Tag Archives | Nokia

Nokia Cuts R&D, Production

Singing the macro-economic woes, Finnish telecommuncations giant Nokia has decided to cut production and to close one of its R&D sites. Ultimately, the company has failed to capitalize on the strength of the smartphone market.

Nokia is reducing production at its plant in Salo, Finland, and has begun to phase in furlough days that will affect 20 to 30% of the plant’s 2,500 employees, on a rotational basis. The company is also shuttering its facility in Jyvaskyla, Finland, costing 320 people their jobs.

Nokia told investors in January that it expects cell phone demand to fall 10 percent in 2009. However, it managed to increase its share of the worldwide mobile market in 2008 even while demand was weakened by lowered consumer confidence, according to a September 5 report by Nordic Business Report. It experienced a 69 percent drop in its 2008 fourth-quarter net profit.

In many markets, Nokia’s sales grew–it’s the U.S. market that has remained its albatross. RCR Wireless News reported in July that Nokia claimed 40% of the market in 2008, and its sales were particularly strong in the Asia-Pacific region, Latin America, and Middle East.

The company is relying upon high-end smartphones to help them cope with economic crisis, the Wall Street Journal reported in a December interview with Jonas Geust, vice president of Nokia Nseries unit. The smart phone market is growing, but Nokia is not a benefiting much. It is losing out to fierce competition from Apple and Research In Motion.

It seems counterintuitive for Nokia to cut its expenses when its most advanced devices are failing to sell. The 5800 XpressMusic, Nokia’s initial answer to the iPhone, lacked multitouch capabilities. That should have been an indication that it needed to invest more, not less. I don’t see how a move away from innovation is good for customers.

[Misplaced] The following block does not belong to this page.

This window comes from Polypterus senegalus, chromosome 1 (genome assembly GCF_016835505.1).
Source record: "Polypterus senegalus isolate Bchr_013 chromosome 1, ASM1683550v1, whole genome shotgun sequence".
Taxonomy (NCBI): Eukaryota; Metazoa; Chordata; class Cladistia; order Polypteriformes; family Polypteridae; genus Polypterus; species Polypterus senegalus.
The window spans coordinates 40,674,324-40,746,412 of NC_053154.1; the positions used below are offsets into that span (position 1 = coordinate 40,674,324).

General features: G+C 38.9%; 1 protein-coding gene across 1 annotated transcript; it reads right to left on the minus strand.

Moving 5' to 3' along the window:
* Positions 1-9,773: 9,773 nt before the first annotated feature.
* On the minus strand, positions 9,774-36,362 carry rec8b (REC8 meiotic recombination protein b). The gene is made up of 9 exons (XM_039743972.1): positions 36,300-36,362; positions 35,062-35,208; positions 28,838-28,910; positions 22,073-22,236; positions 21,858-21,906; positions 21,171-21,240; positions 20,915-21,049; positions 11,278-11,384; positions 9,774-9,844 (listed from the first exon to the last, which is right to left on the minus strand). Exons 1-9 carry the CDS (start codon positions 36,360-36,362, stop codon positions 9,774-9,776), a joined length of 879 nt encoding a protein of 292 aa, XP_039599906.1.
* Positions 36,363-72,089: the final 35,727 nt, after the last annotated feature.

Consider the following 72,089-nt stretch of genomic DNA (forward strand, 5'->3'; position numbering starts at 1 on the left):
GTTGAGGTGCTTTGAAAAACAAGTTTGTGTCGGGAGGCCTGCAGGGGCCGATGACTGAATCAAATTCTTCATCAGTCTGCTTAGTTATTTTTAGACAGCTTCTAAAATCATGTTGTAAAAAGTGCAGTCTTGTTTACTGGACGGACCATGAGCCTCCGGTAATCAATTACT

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Today’s Financial Results Mixed

Okay, so I can’t be 100 percent negative about this economy all the time. Besides Microsoft’s poor results and resulting job cuts which Harry covered this morning, other big name tech companies also reported results today.

googlelogoGoogle’s results were quite respectable: $4.22 billion in revenue and earnings of $5.10 per share. This beat Wall Street expectations, who were looking for $4.12 billion and $4.96 respectively. How many times these days do you hear about a company beating The Street lately? Not much.

It’s advertising business, essentially the core of Google’s revenues, actually increased ever so slightly which came as a surprise to many. In a weakening ad market, it was expected that the so called “cost per click” would decrease during the quarter.

Employees will be happy: Google is launching a program for “underwater” stock options — where the cost of the option is higher than the current stock price — for new options that will be priced at the share price at close on March 2.

amdlogoBut don’t get too excited. AMD rains on our parade with results that come in below what Wall Street was expecting. The chipmaker was already struggling, so this hits doubly hard.

The company lost $1.424 billion on revenues of $1.162 billion, which means that its losses outpaced revenues. However, lets be far to AMD: this included $996 million in one-time charges, including $684 in impairment charges related to its buy of ATI.